A Frenchman who is believed to have links to one of the Charlie Hebdo attackers is being held in Bulgaria, authorities announced Tuesday.
French police said Monday as many as six members of the terrorist cell that carried out the Paris attacks may still be at large, including a man seen driving a car registered to the widow of one of the gunmen. The country has deployed 10,000 troops to protect sensitive sites, including Jewish schools and synagogues, mosques and travel hubs.
Amid the hunt for accomplices, Bulgarian authorities said Tuesday they have a Frenchman under arrest who is believed to have links to Cherif Kouachi, one of the Charlie Hebdo attackers.
Fritz-Joly Joachin, 29, was arrested Jan. 1 as he tried to cross into Turkey, under two European arrest warrants, one citing his alleged links to a terrorist organization and a second for allegedly kidnapping his 3-year-old son and smuggling him out of the country, said Darina Slavova, the regional prosecutor for Bulgaria's southern province of Haskovo.
"He met with Kouachi several times at the end of December," Slavova said.
A French police official said Tuesday that the weapons used in the attacks came from outside the country, and that authorities are urgently tracing the source of the financing.
Christophe Crepin, a French police union representative, said several people are being sought in relation to the "substantial" financing of the three gunmen, as well as others in their network.
He said that the weapons stockpile clearly came from abroad and the amount spent shows an organized network.
French Prime Minister Manuel Valls is urging tighter surveillance and other anti-terrorism measures as part of a "war" against radical Islam.
In a rousing, indignant speech Tuesday, Valls said that "serious and very high risks remain" and warned the French not to let down their guard. He said he wanted new surveillance of imprisoned radicals, and told the interior minister to come up with new security proposals in the coming days.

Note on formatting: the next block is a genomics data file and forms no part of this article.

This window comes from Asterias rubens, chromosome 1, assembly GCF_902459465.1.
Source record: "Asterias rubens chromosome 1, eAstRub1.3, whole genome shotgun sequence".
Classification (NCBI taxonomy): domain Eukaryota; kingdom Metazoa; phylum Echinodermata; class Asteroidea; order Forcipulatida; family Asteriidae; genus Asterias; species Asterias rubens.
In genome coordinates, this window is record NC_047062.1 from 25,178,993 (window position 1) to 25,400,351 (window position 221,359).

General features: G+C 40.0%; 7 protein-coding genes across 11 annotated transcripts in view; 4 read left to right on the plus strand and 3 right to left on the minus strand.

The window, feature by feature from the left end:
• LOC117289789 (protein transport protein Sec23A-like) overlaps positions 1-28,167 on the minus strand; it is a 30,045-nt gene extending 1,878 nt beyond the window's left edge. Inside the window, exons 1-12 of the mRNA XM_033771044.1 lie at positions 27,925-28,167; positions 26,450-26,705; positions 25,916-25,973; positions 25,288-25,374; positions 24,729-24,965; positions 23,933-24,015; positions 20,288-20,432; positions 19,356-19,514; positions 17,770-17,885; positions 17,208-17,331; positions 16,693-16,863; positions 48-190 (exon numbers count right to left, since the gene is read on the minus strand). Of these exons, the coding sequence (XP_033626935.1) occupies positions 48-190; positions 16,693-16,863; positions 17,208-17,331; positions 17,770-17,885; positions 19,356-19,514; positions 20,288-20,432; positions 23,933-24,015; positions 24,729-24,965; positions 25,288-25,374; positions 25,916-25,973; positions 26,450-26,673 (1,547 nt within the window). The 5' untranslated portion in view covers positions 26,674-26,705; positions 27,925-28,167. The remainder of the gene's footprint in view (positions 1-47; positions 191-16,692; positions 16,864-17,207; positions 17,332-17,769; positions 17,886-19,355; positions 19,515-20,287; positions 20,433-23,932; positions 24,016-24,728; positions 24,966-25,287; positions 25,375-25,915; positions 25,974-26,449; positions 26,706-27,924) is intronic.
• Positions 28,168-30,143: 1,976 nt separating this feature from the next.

A man was sentenced to four years in prison Tuesday for defending last week's attacks, in a sign that France may be already beefing up actions against extremism.
Valls also vigorously denounced anti-Semitism and urged French Jews to stay in France.
Cherif and Said Kouachi and their friend, Amedy Coulibaly, the man who killed four hostages in the Paris grocery, died Friday in clashes with French police. All three claimed ties to Islamic extremists in the Middle East -- the Kouachis to Al Qaeda in Yemen and Coulibaly to the Islamic State group.
Two French police officials told The Associated Press that authorities also were searching around Paris for the Mini Cooper registered to Hayat Boumeddiene, Coulibaly's widow, who Turkish officials say is now in Syria.
One of the police officials said the Paris terror cell consisted of about 10 members and that "five or six could still be at large," but he did not provide their names. The other official said the cell was made up of about eight people and included Boumeddiene.
One of the police officials also said Coulibaly apparently set off a car bomb Thursday in the town of Villejuif, but no one was injured and it did not receive significant media attention.
Video has emerged of Coulibaly explaining how the attacks in Paris would unfold. French police want to find the person or persons who shot and posted the video, which was edited after Friday's attacks.
Ties among the three attackers themselves date back to at least 2005, when Coulibaly and Cherif Kouachi were jailed together.
Meanwhile, France's lower house of Parliament approved extending French airstrikes against ISIS in Iraq Wednesday.
France quickly joined the United States in conducting airstrikes against the Islamic State last year. French law requires a vote on extending such operations after four months.
The Associated Press contributed to this report.